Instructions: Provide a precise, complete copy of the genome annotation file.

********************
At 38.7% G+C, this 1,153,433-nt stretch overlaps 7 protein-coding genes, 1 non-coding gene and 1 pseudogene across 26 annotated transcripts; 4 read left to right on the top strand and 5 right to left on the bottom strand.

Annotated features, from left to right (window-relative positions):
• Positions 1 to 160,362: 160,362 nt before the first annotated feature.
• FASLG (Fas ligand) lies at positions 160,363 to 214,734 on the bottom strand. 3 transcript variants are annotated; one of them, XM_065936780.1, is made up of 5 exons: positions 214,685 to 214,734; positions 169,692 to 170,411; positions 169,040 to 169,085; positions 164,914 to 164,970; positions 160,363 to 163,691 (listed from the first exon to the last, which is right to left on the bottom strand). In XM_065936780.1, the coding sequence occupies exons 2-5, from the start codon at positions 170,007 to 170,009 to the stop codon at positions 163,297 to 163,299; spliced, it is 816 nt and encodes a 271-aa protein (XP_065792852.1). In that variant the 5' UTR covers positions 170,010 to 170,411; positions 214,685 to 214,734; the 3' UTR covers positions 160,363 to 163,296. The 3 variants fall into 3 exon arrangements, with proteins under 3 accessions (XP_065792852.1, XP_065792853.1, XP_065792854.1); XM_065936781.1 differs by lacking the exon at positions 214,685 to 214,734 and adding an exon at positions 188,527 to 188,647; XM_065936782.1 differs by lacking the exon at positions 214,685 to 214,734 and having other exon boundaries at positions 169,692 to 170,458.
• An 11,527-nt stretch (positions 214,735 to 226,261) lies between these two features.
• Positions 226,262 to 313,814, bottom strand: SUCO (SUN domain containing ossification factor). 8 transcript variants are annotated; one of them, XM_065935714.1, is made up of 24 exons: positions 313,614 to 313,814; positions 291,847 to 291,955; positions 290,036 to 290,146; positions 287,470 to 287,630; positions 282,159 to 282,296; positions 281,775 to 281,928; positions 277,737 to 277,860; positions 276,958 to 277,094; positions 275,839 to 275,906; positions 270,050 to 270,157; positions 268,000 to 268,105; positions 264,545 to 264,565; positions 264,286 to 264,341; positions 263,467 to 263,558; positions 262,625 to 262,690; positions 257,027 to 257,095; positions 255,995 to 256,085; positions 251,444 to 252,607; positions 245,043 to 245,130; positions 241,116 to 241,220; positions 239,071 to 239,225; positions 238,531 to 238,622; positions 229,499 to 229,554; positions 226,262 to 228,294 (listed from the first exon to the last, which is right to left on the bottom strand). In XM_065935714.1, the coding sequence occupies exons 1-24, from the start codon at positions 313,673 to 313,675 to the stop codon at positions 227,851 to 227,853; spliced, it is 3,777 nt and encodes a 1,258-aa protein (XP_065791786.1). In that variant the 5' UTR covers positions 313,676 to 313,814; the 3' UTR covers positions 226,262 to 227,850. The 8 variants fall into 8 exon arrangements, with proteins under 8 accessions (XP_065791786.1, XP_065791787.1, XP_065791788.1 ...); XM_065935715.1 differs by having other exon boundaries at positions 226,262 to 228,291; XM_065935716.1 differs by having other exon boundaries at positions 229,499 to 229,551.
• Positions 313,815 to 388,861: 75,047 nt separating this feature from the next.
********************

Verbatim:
At 38.7% G+C, this 1,153,433-nt stretch overlaps 7 protein-coding genes, 1 non-coding gene and 1 pseudogene across 26 annotated transcripts; 4 read left to right on the top strand and 5 right to left on the bottom strand.

Annotated features, from left to right (window-relative positions):
• Positions 1 to 160,362: 160,362 nt before the first annotated feature.
• FASLG (Fas ligand) lies at positions 160,363 to 214,734 on the bottom strand. 3 transcript variants are annotated; one of them, XM_065936780.1, is made up of 5 exons: positions 214,685 to 214,734; positions 169,692 to 170,411; positions 169,040 to 169,085; positions 164,914 to 164,970; positions 160,363 to 163,691 (listed from the first exon to the last, which is right to left on the bottom strand). In XM_065936780.1, the coding sequence occupies exons 2-5, from the start codon at positions 170,007 to 170,009 to the stop codon at positions 163,297 to 163,299; spliced, it is 816 nt and encodes a 271-aa protein (XP_065792852.1). In that variant the 5' UTR covers positions 170,010 to 170,411; positions 214,685 to 214,734; the 3' UTR covers positions 160,363 to 163,296. The 3 variants fall into 3 exon arrangements, with proteins under 3 accessions (XP_065792852.1, XP_065792853.1, XP_065792854.1); XM_065936781.1 differs by lacking the exon at positions 214,685 to 214,734 and adding an exon at positions 188,527 to 188,647; XM_065936782.1 differs by lacking the exon at positions 214,685 to 214,734 and having other exon boundaries at positions 169,692 to 170,458.
• An 11,527-nt stretch (positions 214,735 to 226,261) lies between these two features.
• Positions 226,262 to 313,814, bottom strand: SUCO (SUN domain containing ossification factor). 8 transcript variants are annotated; one of them, XM_065935714.1, is made up of 24 exons: positions 313,614 to 313,814; positions 291,847 to 291,955; positions 290,036 to 290,146; positions 287,470 to 287,630; positions 282,159 to 282,296; positions 281,775 to 281,928; positions 277,737 to 277,860; positions 276,958 to 277,094; positions 275,839 to 275,906; positions 270,050 to 270,157; positions 268,000 to 268,105; positions 264,545 to 264,565; positions 264,286 to 264,341; positions 263,467 to 263,558; positions 262,625 to 262,690; positions 257,027 to 257,095; positions 255,995 to 256,085; positions 251,444 to 252,607; positions 245,043 to 245,130; positions 241,116 to 241,220; positions 239,071 to 239,225; positions 238,531 to 238,622; positions 229,499 to 229,554; positions 226,262 to 228,294 (listed from the first exon to the last, which is right to left on the bottom strand). In XM_065935714.1, the coding sequence occupies exons 1-24, from the start codon at positions 313,673 to 313,675 to the stop codon at positions 227,851 to 227,853; spliced, it is 3,777 nt and encodes a 1,258-aa protein (XP_065791786.1). In that variant the 5' UTR covers positions 313,676 to 313,814; the 3' UTR covers positions 226,262 to 227,850. The 8 variants fall into 8 exon arrangements, with proteins under 8 accessions (XP_065791786.1, XP_065791787.1, XP_065791788.1 ...); XM_065935715.1 differs by having other exon boundaries at positions 226,262 to 228,291; XM_065935716.1 differs by having other exon boundaries at positions 229,499 to 229,551.
• Positions 313,815 to 388,861: 75,047 nt separating this feature from the next.